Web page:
1. To assure not only the quantity but the quality of weight gain, the woman should re-calculate her protein and carbohydrate requirements by adding 20 pounds to her current body weight (unless she is obese). Doing so will generally add one or two ounces of meat, fish, poultry, eggs, or cheese to each of three meals daily, along with the corresponding increase in carbohydrate points.

  8. At any sign of difficulty, such as spotting, severe cramping, extraordinary weight gain, etc., the patient should contact you and the midwife/obstetrician.

  9. At 8 months the woman re-connects with the midwife/obstetrician in preparation for delivery. Based on the exam findings at that time, the woman and the midwife/obstetrician can put together the plan for the last 4 weeks preceding delivery.

Let us now go back to the beginning and discuss ...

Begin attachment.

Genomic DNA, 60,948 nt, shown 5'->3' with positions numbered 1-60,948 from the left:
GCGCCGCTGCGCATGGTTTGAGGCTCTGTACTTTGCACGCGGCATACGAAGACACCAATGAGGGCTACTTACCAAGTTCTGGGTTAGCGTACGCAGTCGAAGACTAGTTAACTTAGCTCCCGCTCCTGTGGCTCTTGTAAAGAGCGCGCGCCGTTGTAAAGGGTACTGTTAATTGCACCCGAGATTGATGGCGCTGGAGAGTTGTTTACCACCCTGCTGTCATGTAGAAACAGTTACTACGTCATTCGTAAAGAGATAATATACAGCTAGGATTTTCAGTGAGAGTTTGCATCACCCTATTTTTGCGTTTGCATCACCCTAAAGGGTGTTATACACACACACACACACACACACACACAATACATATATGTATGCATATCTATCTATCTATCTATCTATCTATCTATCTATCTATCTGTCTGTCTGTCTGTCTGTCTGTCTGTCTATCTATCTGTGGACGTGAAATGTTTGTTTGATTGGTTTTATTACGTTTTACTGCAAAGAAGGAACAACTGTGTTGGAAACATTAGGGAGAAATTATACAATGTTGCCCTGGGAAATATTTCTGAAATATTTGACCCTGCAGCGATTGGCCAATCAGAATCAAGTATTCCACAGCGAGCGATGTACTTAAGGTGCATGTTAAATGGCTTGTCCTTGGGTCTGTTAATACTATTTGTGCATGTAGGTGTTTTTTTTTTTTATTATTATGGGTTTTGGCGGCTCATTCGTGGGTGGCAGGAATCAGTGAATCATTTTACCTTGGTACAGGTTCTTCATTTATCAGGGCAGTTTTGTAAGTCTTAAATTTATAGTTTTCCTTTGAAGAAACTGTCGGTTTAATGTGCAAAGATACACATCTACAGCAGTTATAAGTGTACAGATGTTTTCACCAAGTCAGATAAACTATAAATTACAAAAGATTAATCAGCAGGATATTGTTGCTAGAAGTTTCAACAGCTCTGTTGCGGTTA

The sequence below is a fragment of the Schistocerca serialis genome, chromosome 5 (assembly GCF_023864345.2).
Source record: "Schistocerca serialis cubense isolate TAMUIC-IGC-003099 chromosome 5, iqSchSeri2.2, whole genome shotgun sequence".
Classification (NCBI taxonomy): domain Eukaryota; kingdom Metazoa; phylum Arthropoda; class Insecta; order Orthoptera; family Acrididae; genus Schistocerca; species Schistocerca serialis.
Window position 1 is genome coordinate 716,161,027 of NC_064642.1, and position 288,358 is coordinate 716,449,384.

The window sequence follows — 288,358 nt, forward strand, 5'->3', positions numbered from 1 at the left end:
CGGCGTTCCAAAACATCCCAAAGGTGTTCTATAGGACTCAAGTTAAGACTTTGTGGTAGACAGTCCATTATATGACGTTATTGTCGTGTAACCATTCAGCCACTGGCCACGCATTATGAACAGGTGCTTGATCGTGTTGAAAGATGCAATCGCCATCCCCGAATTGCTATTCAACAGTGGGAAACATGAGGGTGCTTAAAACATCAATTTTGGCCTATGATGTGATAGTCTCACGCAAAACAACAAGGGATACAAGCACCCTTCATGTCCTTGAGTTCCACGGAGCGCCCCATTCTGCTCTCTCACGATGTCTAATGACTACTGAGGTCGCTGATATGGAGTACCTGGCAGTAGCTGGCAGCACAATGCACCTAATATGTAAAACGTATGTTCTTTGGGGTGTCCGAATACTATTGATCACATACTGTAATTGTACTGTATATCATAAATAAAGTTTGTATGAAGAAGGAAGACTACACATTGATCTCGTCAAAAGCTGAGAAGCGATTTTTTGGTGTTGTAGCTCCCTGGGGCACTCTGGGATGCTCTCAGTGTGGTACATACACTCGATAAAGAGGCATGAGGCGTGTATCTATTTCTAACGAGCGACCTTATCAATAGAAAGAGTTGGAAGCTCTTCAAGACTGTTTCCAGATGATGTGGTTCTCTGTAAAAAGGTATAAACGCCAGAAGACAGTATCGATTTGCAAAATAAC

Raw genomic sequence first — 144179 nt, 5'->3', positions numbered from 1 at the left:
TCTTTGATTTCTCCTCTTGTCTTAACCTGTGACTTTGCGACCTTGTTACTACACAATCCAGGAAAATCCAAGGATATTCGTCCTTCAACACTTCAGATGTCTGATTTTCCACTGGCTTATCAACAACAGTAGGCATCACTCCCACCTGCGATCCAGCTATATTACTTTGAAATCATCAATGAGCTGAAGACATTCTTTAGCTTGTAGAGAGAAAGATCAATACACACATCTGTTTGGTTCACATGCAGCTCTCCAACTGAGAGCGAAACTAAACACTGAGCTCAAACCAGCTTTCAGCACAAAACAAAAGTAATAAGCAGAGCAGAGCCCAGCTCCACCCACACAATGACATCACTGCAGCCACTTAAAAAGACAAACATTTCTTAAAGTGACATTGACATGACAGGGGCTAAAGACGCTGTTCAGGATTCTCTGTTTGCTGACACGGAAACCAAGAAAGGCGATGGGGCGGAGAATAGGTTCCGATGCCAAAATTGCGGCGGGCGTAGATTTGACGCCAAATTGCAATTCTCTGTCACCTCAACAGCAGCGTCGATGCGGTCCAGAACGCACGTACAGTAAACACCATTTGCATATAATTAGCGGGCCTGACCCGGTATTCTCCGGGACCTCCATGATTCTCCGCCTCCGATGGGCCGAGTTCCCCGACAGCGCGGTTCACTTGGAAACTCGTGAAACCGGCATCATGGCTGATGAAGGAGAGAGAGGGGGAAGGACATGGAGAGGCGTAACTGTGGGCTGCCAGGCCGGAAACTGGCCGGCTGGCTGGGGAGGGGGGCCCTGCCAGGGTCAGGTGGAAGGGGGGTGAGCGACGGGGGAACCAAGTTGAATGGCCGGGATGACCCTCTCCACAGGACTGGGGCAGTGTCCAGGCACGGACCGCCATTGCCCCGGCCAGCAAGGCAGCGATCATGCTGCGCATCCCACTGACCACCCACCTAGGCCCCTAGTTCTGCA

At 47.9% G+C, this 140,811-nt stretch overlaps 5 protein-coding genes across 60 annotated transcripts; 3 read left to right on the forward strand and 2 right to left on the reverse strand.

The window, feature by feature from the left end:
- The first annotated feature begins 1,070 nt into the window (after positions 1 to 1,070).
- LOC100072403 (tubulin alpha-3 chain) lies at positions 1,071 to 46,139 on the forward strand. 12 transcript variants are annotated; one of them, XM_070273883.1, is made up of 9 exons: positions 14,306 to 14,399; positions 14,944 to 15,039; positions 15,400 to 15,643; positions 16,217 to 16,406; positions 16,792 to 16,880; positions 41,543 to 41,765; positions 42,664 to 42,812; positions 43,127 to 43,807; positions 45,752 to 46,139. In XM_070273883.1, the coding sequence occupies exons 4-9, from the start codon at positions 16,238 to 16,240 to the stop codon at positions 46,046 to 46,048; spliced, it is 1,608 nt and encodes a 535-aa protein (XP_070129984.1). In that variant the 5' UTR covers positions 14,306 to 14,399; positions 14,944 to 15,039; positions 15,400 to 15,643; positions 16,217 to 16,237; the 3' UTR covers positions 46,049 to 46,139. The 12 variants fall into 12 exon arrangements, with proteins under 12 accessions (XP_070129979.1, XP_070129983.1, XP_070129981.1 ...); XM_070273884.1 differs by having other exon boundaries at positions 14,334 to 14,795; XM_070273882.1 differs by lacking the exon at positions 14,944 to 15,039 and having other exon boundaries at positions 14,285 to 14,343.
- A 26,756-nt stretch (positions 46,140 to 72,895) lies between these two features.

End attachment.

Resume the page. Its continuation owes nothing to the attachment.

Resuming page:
NUTRI-SPEC Testing is the same for pregnant women as for anyone else. The only additional consideration is that during pregnancy a woman's body chemistry often will change dramatically, so that she shows entirely different metabolic imbalances than she did before pregnancy. By far the most common metabolic shift you will see in pregnancy is that many women go into a Dysaerobic Imbalance during the first trimester. That Dysaerobic Imbalance is not a good sign. It is very often associated with a deficiency of progesterone. That dysaerobic shift has been shown to be most extreme in women who experience severe morning sickness during the first trimester. Sadly, spontaneous abortion between the 6th and 13th week is not uncommon among these women.